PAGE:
The museum’s selection of 25 indie games is bound to invite nitpicking from die-hard players: How do you define an indie? When did indies first start and what sets them apart from other kinds of gaming? Which games not included in the exhibit should remain a part of discussions surrounding the medium’s history? And so on.
Yet despite those potential quibbles, “Indie Essentials” provides a sophisticated overview of gaming from numerous angles. Anyone outside of the echo chamber of the indie community will discover a vivid world of possibilities that define the modern gaming experience. Unlike any other art form, the interactive dimensions offer a range of different experiences.
The oldest game in the exhibit, “Alien Hominid,” dates back to 2002 and presents a fairly traditional 2-D side-scrolling experience with bright, cartoonish graphics. However, museum visitors also will discover “Spelunky,” a similar 2-D platformer released in 2009 that actually generates its levels randomly in real time based on the way players interact with it.
Other mainstays in the exhibit include the aforementioned “Braid,” the hilariously frustrating "QWOP" and the mobile game “World of Goo.” Then there’s the addictive block-based building game “Minecraft,” one of the most popular indie games in recent years, which curators have positioned in a large size projected on one of the museum’s walls to reflect its impact.
But the truly exciting possibilities of indie gaming take fuller advantage of modern technology. In another room, the eerie interactive fairy tale “The Path” (in which players engage with a gothic riff on “Little Red Riding Hood”) appropriately dominates the space, showing how 3-D interactive storytelling can create unique atmospheric encounters. “Dear Esther,” a similarly experiential narrative, sits nearby. A sort of new-age “Myst,” "Esther" is a creepy beachside tale finds players assuming a first-person perspective and gradually exploring an isolated setting that eventually turns into a ghost story.
While it’s difficult to play through these slow-moving games in their entirety at the museum, it only takes a few minutes to understand how their unique environments congeal over the course of a player's experience.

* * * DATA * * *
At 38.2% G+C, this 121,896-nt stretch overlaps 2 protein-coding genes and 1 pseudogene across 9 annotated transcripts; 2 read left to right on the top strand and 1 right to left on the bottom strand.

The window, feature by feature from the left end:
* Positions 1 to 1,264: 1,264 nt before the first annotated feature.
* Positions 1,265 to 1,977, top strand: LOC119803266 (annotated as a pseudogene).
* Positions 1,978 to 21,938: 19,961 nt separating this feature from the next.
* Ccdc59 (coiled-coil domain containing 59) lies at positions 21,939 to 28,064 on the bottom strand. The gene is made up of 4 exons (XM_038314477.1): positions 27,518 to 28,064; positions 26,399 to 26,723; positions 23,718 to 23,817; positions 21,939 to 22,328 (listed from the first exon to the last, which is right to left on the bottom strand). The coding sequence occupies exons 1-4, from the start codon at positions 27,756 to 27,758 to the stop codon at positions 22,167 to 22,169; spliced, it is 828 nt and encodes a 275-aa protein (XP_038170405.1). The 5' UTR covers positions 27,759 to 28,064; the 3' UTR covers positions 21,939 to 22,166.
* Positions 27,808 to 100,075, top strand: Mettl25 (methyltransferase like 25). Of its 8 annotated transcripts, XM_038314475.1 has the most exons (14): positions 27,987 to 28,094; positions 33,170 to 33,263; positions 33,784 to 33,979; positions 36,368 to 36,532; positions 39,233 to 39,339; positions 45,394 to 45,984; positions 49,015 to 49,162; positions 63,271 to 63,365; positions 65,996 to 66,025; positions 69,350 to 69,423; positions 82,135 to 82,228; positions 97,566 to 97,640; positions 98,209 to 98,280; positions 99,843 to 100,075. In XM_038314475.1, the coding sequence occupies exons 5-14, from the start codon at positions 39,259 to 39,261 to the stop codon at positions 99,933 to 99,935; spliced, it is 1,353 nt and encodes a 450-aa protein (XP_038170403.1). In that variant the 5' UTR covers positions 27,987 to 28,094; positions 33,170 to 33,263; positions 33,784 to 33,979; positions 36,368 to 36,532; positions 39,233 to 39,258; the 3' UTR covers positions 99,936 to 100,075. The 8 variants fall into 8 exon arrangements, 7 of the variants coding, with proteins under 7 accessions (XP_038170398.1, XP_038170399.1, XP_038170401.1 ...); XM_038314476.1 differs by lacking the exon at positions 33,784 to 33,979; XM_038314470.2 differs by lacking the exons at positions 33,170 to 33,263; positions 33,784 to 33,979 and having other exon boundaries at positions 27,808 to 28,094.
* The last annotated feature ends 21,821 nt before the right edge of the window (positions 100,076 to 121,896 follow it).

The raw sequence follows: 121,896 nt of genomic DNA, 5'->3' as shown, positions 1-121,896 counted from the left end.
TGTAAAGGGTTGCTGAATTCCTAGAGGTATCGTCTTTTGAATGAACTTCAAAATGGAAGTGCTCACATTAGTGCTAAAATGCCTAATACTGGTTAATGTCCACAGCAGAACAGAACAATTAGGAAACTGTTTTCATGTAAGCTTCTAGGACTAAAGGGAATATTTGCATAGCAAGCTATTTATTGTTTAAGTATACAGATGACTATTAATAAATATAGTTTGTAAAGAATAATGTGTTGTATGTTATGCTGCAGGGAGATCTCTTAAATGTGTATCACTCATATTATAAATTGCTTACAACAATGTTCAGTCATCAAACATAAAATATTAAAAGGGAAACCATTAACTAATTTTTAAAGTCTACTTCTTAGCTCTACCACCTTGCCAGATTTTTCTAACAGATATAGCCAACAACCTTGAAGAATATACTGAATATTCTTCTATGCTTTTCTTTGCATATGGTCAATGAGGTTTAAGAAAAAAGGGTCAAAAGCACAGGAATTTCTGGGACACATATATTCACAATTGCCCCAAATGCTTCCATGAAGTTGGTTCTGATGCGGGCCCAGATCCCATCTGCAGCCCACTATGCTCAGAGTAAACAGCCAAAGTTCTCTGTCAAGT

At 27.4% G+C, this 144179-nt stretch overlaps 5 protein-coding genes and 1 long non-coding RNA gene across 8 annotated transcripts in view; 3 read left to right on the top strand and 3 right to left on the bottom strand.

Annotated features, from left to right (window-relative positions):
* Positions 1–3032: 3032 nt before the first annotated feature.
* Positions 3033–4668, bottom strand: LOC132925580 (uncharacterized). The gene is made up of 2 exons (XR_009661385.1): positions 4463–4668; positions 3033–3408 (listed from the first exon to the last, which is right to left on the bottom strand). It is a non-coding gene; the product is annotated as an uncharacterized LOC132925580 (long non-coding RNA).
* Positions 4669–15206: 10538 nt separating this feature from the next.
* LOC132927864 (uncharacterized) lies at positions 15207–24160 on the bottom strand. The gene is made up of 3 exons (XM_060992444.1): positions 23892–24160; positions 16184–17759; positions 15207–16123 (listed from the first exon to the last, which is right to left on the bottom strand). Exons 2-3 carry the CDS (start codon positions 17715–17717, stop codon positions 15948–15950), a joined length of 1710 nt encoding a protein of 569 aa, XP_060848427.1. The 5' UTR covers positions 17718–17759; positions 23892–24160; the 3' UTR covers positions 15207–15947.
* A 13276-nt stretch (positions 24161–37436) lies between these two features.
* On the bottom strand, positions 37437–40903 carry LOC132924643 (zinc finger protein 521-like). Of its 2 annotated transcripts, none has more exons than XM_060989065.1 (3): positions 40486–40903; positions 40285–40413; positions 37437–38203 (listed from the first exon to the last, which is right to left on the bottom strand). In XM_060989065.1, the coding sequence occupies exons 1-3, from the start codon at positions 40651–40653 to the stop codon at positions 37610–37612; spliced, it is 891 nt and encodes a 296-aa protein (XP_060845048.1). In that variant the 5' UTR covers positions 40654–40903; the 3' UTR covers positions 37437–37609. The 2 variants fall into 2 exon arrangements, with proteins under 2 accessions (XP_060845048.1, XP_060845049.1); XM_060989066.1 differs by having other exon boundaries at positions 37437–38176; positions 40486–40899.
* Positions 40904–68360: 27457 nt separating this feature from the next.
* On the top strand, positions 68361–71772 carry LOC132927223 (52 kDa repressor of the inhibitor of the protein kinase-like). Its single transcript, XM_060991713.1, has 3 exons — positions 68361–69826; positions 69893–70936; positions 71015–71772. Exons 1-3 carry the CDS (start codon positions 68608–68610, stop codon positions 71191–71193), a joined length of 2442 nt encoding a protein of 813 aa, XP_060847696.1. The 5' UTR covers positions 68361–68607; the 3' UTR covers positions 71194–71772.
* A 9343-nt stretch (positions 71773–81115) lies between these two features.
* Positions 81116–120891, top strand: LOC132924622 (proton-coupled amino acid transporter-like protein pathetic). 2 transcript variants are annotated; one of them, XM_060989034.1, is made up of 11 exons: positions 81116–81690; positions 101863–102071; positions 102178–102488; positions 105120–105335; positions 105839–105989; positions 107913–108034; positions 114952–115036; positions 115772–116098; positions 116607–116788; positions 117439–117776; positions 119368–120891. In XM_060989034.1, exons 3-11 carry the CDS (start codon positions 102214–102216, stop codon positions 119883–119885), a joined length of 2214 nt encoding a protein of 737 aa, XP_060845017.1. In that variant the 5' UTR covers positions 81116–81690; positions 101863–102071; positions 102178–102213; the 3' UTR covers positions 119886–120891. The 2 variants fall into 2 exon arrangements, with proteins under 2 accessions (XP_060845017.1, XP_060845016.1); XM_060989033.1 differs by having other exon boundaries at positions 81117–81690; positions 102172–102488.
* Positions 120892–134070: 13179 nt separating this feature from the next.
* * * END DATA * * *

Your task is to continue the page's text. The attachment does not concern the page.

A couple of games in the exhibit haven't yet been released to the public. Among them, "Quadrilateral Cowboy" is a knockout. Ostensibly putting the player in the role of hacker, the first-person 3-D puzzle game finds users drifting through a wide variety of malleable environments that generates a sense of mystery and excitement about the very idea of accessing digital spaces. Visually, "Quadrilateral Cowboy" resembles first-person shooters, but its immersive qualities have no direct relationship with anything that has been done before in this format.
That's a trait shared by many of the games in the exhibit. Stretching across various formats and gaming dynamics, collectively they make it virtually impossible to discuss video games in any fixed terms. The role-playing game "Dog Eat Dog," which requires players to download a PDF file, revolves around "colonialism and its consequences" as players take on the roles of Occupation forces and natives in the Pacific Ocean. The brilliant interactive poem "Today I Die" (which readers are encouraged to experience here) is a Flash-based project that takes no more than a few minutes to play through. Such concise games demonstrate that the long-form, hyper-detailed nature of mainstream gaming is only one of innumerable formats that the medium can take.
Impossible to canonize, indie gaming is an amorphous beast of artistic ingenuity. Marrying technology with creativity, at its best it has more in common with the avant-garde than any commercial paradigm: By definition, it requires game designers to continue trying new things. The exhibit speaks to these tantalizing prospects by demonstrating that no matter how great the art form gets, the opportunities for further innovation are endless.